That’s why factorizing large numbers into their prime divisors is relevant. If someone were able to do that, they could intercept and read your credit card number when it gets sent from the web page where you type it to the server that will validate your purchase. Or again, they could read your passwords when they go from your computer to the server that will check that your password is valid.
And it’s the same kind of algorithm that secures Bitcoin. If everyone could write transactions in the ‘blockchain’ without the sender’s agreement, the system would no longer work. To ensure that transactions made on behalf of a given sender can only be made by that sender, an electronic signature is affixed to the transaction. Thanks to an intelligent algorithm based on another mathematical device, anyone can check the signature, while actually reproducing it would require billions of years of calculation without a quantum computer. Dissuasive!
Running Shor’s Algorithm with 350K qubits is a big achievement
As mentioned above, there’s no need to worry. This is because quantum-resistant cryptography algorithms already exist (and even secured cryptography relying on quantum physics), so there is no risk to your data. And besides, we at A&B have no plan to use Shor’s algorithm in any mischievous way. Most quantum computer companies use this algorithm as a measure of the kind of challenge their hardware must face to be useful. For one thing, it was precisely the discovery of this algorithm that showed us that quantum computers are indeed more powerful than classical ones in some situations. For another, it is one of the most resource-hungry algorithms to run, so it shows what we need to aim for if our quantum computer is to be useful for running other quantum algorithms. And finally, it’s one of the most efficient algorithms – a few seconds on a quantum computer compared with billions of years on a classical one! In fact, it was Shor’s discovery that launched the field of quantum computer research.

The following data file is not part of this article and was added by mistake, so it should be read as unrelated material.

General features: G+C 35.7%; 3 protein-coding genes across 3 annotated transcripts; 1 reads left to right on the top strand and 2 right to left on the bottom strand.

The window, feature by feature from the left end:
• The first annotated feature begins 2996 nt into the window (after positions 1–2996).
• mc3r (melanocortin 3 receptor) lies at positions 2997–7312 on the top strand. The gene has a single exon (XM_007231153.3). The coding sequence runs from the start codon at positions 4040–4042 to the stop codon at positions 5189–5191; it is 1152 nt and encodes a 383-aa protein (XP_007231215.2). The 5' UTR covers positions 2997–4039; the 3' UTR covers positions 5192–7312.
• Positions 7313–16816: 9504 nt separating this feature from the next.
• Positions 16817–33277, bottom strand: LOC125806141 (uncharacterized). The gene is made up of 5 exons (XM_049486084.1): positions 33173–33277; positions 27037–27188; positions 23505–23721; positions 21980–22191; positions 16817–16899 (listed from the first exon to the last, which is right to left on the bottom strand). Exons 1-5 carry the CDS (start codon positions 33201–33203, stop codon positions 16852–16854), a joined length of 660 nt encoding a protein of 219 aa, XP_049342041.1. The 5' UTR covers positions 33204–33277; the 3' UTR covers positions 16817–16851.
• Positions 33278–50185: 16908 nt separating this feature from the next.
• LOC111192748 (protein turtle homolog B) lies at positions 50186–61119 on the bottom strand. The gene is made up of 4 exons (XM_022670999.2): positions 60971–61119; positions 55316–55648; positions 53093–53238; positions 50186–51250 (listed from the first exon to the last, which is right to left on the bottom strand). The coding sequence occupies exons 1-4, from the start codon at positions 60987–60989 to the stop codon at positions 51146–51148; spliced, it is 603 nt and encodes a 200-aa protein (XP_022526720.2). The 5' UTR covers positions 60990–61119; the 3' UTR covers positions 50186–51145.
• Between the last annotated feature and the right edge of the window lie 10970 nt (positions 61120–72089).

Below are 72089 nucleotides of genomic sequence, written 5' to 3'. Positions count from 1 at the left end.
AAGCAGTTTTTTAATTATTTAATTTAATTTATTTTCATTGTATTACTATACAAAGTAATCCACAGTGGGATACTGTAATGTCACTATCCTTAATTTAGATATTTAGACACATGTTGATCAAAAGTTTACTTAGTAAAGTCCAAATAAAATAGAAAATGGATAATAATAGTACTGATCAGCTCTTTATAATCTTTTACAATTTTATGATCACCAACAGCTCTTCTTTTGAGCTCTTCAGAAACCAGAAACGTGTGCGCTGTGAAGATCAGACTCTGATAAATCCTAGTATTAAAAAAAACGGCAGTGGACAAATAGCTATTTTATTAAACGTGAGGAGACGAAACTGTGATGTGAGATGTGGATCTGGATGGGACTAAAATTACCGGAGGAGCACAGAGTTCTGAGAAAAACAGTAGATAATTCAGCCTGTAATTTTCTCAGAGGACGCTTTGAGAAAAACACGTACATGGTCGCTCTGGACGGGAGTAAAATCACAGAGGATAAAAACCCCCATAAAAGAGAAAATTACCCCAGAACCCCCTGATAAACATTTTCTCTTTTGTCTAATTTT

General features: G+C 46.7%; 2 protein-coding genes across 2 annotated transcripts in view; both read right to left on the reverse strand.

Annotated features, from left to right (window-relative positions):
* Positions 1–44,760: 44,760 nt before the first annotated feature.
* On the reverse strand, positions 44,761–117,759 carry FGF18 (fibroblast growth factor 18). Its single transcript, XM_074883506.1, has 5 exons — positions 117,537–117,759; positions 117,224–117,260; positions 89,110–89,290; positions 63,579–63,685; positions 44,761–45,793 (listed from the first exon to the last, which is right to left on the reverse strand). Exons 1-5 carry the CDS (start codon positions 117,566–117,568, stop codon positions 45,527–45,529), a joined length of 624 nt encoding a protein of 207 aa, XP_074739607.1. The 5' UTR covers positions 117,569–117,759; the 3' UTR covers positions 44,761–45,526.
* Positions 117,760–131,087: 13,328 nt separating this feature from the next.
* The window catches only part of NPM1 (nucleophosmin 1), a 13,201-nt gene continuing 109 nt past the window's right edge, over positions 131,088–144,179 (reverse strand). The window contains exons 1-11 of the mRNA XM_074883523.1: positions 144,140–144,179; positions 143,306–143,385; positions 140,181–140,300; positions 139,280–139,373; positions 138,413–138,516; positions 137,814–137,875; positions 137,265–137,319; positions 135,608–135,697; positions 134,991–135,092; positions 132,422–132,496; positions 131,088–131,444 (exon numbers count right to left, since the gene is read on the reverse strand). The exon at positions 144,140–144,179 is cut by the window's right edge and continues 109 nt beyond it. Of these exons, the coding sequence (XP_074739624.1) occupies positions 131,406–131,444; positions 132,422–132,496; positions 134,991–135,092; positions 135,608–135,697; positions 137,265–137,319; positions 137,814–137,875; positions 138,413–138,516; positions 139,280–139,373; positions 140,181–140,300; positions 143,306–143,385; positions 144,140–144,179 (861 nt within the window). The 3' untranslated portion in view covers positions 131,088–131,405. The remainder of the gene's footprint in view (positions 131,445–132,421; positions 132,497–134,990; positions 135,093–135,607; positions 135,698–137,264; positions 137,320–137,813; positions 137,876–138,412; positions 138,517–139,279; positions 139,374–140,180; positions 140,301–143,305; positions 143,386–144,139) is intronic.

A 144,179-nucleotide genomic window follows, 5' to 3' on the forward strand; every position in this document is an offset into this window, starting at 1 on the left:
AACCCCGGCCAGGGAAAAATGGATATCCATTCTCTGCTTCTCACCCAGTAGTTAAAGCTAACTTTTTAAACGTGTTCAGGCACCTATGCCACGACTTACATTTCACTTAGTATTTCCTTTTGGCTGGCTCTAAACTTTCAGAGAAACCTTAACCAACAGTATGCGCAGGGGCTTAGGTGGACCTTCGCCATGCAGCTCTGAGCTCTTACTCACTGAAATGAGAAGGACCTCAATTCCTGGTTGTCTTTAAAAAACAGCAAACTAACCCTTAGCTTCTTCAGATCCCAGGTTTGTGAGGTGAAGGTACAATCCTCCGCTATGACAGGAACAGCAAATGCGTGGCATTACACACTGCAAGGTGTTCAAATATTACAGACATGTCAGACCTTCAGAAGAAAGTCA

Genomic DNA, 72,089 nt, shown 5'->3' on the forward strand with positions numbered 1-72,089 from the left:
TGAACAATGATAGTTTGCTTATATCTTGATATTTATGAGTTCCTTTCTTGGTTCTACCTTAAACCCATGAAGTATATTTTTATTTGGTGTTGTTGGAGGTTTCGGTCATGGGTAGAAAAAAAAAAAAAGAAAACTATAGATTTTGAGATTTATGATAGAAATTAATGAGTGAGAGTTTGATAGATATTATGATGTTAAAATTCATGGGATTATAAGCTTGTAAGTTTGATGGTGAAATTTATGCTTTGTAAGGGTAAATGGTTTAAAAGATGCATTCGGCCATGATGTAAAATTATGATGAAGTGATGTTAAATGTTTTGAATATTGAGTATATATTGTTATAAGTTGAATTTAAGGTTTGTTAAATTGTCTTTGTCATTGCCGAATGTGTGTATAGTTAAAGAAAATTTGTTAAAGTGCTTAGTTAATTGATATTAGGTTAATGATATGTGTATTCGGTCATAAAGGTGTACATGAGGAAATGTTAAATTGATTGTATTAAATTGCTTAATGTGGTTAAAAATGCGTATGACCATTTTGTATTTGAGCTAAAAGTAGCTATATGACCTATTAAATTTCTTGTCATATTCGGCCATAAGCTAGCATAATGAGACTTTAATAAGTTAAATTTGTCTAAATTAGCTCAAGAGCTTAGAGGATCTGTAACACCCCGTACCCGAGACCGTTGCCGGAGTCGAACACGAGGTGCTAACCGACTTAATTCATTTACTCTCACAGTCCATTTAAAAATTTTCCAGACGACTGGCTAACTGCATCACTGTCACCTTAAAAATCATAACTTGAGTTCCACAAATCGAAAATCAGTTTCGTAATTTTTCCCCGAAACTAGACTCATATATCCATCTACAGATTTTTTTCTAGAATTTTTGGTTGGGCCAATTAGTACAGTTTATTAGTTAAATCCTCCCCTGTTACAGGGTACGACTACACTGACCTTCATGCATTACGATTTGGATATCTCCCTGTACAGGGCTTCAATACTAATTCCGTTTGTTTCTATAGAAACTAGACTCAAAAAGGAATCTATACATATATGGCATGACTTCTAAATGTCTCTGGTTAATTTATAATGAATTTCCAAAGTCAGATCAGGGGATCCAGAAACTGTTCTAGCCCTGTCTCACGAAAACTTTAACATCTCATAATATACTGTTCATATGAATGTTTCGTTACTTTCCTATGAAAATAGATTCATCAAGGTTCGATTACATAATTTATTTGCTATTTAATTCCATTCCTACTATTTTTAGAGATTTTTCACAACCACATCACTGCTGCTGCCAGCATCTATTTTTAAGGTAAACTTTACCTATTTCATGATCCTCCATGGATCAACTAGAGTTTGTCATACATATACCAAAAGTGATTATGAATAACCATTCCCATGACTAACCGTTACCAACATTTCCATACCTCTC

The upshot of all this is that some problems that were previously thought inaccessible, clearly beyond the reach of any classical computer, could in principle be solved on one of their quantum counterparts. The 60-fold reduction in the number of qubits needed to run Shor’s algorithm – and this is what we have demonstrated in our latest study – is therefore impactful. In practice, it means that quantum computers could become available earlier than previously thought. Why is this? Well, making good qubits is already complicated, and putting together 20 million of them even more so. The most popular qubits, based on superconductors, must be cooled to exceedingly low temperatures, almost absolute zero. This imposes enormous structural constraints. For comparison, the biggest prototype quantum computer so far belongs to IBM and it has a grand total of 433 qubits, which is already an engineering feat.
The problem with quantum computing: Errors!
What I didn’t tell you above was that Shor’s algorithm would only actually need 20 000 qubits to run, not 20 million, if those qubits were perfect. But that is a very big ‘if’, because a major problem arises: errors. Quantum states are extremely sensitive to what’s going on around them. As soon as the environment gets too noisy, they can change radically in an uncontrolled way. That is exactly why quantum phenomena were not observed before 1900. A quantum computer needs these very sensitive quantum phenomena to work properly. And in practice, sensitivity means errors.